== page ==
If someone was to tell you that you had carpal tunnel syndrome, then you would probably be aware that your hands will be affected. Likewise, if someone was to tell you that you have pneumonia, you would probably know that your lungs are going to be affected. If someone was to tell you that you have cystic fibrosis; however, chances are you would have no idea what that would entail.
Don’t feel bad; most people are unfamiliar with this disease, and fear not, for cystic fibrosis is diagnosed during infancy, so you don’t have to worry about somebody suddenly breaking the news to you.
However, that doesn’t answer the question as to what exactly cystic fibrosis is or take away from the seriousness of it.
Cystic fibrosis is a progressive, genetic and ultimately fatal disease that affects the secretory glands, including the mucus and sweat glands. While cystic fibrosis affects the entire body, the lungs, pancreas, liver, intestines, sinuses and sex organs are the most commonly impacted.
For the sake of science, cystic fibrosis is due to a mutation in the cystic fibrosis gene on chromosome 7; which is the gene that encodes a protein known as the cystic fibrosis transmembrane regulator (CFTR). The abnormal CFTR protein in patients with CF leads to disruption of chloride channels on the cells. But what does that mean?
Typically, cystic fibrosis is characterized by the production of abnormal mucus that is excessively thick and sticky. This abnormal mucus results in blockages within the lungs and airways. When this occurs, it will usually lead to repeated and serious lung infections that can cause permanent damage.
About 30,000 people in the United States have cystic fibrosis. It is one of the most common inherited diseases among Caucasians. About 1,000 new cases of cystic fibrosis are diagnosed each year.
For the most part, people are diagnosed with cystic fibrosis as babies, thanks in part to a ‘newly’ adopted newborn screening program. As it stands, more than 75 percent of children with cystic fibrosis will receive a diagnosis before the age of 2; however, in some rare cases, people might not find out about their diagnosis until they are teenagers or even adults. It is also possible for parents to test their babies while they are still in utero.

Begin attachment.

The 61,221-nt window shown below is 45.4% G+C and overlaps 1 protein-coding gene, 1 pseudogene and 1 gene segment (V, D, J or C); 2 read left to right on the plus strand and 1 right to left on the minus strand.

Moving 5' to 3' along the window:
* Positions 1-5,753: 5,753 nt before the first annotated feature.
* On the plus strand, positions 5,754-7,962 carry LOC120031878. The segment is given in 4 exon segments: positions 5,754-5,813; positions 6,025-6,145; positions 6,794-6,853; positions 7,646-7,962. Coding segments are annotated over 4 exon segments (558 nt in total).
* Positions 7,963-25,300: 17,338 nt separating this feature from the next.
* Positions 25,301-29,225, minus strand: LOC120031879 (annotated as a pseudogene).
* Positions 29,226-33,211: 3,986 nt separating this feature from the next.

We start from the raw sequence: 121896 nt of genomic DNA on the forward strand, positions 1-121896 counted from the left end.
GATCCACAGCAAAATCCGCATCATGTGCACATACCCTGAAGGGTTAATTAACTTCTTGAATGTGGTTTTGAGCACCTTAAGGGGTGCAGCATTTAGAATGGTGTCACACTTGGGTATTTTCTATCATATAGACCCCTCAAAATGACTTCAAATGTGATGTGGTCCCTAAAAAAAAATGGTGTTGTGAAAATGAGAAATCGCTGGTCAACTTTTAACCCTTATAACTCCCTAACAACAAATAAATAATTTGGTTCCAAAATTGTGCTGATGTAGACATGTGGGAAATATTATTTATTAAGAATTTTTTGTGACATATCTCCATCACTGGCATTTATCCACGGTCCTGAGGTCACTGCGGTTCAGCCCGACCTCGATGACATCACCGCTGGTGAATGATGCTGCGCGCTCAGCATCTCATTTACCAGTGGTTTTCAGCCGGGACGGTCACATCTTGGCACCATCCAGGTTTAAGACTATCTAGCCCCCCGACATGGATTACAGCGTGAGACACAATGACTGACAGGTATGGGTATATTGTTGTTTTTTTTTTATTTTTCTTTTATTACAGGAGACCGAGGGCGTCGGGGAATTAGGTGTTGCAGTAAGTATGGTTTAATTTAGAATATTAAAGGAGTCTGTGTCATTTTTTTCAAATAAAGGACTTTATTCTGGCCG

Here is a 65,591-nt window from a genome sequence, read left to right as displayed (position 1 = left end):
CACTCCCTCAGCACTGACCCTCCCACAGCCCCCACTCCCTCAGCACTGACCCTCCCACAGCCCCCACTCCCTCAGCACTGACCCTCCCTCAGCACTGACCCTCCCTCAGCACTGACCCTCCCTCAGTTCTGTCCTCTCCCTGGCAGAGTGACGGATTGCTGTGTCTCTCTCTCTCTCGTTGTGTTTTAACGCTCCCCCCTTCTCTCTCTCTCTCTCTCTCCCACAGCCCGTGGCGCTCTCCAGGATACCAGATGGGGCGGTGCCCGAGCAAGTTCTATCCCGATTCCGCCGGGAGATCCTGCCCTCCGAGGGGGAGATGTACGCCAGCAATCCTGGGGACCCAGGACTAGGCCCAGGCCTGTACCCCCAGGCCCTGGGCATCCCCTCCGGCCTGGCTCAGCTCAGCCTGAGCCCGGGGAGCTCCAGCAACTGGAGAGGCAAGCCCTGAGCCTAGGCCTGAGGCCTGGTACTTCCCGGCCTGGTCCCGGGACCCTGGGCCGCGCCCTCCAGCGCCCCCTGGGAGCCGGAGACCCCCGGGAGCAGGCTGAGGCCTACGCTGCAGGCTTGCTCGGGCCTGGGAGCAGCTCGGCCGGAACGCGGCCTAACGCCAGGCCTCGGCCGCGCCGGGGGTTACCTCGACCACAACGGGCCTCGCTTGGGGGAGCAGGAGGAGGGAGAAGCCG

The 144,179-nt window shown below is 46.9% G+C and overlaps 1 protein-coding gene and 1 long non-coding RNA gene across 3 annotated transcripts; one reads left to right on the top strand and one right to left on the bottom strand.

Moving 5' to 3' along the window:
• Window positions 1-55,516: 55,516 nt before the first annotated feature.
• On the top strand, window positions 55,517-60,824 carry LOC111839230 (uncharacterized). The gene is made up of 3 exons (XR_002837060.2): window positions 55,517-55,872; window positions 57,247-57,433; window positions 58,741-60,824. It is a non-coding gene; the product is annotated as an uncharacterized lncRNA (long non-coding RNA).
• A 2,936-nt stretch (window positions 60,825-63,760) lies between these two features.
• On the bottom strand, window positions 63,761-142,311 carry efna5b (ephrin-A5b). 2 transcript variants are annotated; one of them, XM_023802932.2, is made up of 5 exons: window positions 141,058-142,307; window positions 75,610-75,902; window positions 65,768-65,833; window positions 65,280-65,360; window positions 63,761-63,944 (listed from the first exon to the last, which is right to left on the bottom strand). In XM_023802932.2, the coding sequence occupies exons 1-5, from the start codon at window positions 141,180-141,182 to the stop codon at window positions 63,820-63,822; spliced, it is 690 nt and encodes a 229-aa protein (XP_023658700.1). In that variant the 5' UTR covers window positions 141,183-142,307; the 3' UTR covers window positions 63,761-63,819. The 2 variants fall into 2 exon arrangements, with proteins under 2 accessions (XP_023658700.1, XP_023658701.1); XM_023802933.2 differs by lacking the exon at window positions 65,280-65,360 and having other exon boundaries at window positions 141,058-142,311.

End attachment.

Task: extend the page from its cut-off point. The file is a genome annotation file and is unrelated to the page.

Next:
It was not that long ago that a diagnosis of cystic fibrosis meant a life that would rarely get past 30-years old, however, today, and with the right treatment, people are living into their 40s, 50s and beyond.
The key to a long life with cystic fibrosis is early detection and treatment as to ease symptoms and manage the condition, however, that begins with education and knowledge about the disease. So on that note, all us to present to you the 10 most common signs and symptoms of cystic fibrosis.
As mentioned earlier, typically cystic fibrosis is diagnosed in children before the age of 2, so this point and the following will reflect symptoms of CF in that age bracket.
Cystic fibrosis affects what are known as epithelial cells in the skin's sweat glands. This can cause a salty “frosting” on the skin of children as well as a salty taste when parents kiss them.
Typically, cystic fibrosis lowers the normal level of salt in a person’s body as it is secreted out faster than it is absorbed. This can cause many short-and long-term problems. When a person has cystic fibrosis, the salt travels to the skin's surface with the water (a system meant for cooling the body) and is not reabsorbed as it should be. Because of this, the skin of a child who has cystic fibrosis is abnormally salty.